Should I copy or steal?
What did Picasso mean when he said, “Good artists copy, great artists steal”? Did he say this or did someone else say it?
There is still speculations and debate about whether or not Picasso quoted, “Good artists copy, and great artists steal.” Maybe he copied or took the quote himself as some say, it was T.S.Eliot who cited, “Good poets borrow, great poets, steal.”
T.S Eliot, a grand thief and poet, and said:
“One of the surest tests [of the superiority or inferiority of the poet] is the way in which a poet borrows. Immature poets imitate; mature poets steal; bad poets deface what they take, and good poets make it into something better, or at least something different. The good poet welds his theft into a whole of feeling which is unique, utterly different than that from which it is torn; the bad poet throws it into something which has no cohesion. A good poet will usually borrow from authors remote in time, or alien in language or diverse in interest.”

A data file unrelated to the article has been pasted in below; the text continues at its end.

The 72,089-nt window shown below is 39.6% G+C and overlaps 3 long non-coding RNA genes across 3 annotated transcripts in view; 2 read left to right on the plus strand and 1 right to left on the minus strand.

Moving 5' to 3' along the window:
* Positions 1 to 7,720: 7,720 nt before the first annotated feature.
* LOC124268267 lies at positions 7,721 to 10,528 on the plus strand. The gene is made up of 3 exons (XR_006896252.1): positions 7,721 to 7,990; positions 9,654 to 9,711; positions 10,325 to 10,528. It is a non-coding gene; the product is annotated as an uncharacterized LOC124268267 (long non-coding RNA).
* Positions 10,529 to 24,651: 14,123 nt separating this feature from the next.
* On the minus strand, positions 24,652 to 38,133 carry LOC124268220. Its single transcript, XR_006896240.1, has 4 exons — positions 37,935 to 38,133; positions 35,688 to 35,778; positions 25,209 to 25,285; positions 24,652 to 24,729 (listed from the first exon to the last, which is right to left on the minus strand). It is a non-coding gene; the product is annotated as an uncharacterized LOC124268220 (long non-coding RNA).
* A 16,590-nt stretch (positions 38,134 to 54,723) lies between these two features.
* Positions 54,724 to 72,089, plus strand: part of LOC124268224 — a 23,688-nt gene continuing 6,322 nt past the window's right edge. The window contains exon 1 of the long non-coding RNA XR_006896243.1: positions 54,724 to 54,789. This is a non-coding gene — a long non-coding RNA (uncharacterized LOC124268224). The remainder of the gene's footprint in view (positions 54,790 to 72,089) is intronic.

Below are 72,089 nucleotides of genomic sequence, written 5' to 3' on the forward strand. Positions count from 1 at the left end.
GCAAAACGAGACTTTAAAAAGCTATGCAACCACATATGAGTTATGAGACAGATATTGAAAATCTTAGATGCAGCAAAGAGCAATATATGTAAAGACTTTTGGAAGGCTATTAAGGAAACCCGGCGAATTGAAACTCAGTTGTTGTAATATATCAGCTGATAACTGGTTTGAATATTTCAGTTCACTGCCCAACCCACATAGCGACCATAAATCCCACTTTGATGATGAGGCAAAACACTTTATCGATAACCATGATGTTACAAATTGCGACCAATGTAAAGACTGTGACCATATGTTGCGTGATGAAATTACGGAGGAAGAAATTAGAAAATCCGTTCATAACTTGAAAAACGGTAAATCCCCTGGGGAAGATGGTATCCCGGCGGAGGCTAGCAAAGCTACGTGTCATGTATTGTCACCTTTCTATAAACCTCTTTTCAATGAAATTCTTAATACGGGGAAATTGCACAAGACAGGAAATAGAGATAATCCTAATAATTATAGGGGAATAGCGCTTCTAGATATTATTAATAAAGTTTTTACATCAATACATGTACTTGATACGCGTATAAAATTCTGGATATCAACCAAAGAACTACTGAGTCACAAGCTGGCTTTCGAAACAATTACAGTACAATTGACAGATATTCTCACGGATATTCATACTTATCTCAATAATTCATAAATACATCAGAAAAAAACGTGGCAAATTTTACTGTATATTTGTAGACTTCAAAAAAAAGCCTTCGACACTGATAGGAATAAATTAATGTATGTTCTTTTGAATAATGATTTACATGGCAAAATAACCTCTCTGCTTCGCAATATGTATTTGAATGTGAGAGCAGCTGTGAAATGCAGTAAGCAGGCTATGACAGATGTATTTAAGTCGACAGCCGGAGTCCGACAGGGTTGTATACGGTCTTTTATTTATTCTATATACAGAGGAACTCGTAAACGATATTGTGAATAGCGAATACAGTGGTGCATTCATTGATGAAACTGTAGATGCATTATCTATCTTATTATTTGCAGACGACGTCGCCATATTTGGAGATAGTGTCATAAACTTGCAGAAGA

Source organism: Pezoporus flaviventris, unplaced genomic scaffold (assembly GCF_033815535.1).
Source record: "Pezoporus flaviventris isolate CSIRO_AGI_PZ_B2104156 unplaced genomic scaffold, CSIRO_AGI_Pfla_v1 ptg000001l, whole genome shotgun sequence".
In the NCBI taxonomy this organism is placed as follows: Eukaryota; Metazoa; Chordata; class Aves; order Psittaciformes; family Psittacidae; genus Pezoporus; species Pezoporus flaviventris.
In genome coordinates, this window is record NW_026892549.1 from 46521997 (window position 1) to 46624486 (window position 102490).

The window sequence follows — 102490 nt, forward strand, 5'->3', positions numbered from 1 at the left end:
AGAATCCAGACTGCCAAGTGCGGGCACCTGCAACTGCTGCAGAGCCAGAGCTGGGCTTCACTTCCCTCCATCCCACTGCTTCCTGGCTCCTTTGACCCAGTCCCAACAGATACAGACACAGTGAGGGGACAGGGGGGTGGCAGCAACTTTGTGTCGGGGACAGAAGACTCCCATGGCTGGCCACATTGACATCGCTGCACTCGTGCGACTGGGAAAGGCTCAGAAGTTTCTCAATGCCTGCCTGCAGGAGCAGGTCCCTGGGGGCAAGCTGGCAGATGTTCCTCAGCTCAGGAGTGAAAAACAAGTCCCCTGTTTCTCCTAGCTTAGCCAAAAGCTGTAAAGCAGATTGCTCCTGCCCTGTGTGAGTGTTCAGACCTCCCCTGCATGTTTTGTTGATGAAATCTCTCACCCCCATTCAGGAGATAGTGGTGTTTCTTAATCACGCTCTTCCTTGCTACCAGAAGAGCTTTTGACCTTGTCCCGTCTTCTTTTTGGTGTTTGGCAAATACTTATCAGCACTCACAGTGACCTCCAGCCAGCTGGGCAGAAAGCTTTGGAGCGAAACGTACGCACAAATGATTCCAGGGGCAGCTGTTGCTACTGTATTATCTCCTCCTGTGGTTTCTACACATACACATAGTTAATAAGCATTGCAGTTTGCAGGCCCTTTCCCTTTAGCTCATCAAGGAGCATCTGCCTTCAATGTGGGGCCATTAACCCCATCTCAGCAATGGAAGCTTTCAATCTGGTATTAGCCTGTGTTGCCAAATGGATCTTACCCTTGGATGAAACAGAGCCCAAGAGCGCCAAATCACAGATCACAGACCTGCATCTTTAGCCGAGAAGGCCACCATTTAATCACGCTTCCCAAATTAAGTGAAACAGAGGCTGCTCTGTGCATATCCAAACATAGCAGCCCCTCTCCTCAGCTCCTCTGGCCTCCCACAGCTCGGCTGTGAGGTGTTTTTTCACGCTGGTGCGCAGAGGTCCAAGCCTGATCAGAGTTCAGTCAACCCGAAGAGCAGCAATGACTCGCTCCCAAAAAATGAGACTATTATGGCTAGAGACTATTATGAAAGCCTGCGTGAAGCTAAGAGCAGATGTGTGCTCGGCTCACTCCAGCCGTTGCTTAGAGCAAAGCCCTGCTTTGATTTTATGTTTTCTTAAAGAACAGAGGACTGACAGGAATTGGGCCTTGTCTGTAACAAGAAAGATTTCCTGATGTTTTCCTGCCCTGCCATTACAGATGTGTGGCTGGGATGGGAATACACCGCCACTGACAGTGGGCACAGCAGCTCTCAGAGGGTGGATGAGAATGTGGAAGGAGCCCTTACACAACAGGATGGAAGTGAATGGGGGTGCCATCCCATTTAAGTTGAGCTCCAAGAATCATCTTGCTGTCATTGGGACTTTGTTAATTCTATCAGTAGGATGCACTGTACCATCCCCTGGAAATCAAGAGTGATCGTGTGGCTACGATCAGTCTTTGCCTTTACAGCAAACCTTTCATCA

You need the artistic autonomy to draw magnetism in different forms of art from various backgrounds and transform into their own; it being a story or a novel. Finding motivation in the environment in which you live, where nothing is entirely new, and things have the potential to be innovative and artistic. But, in any sub-sub-sub genre that you read a lot then it may seem to be copied.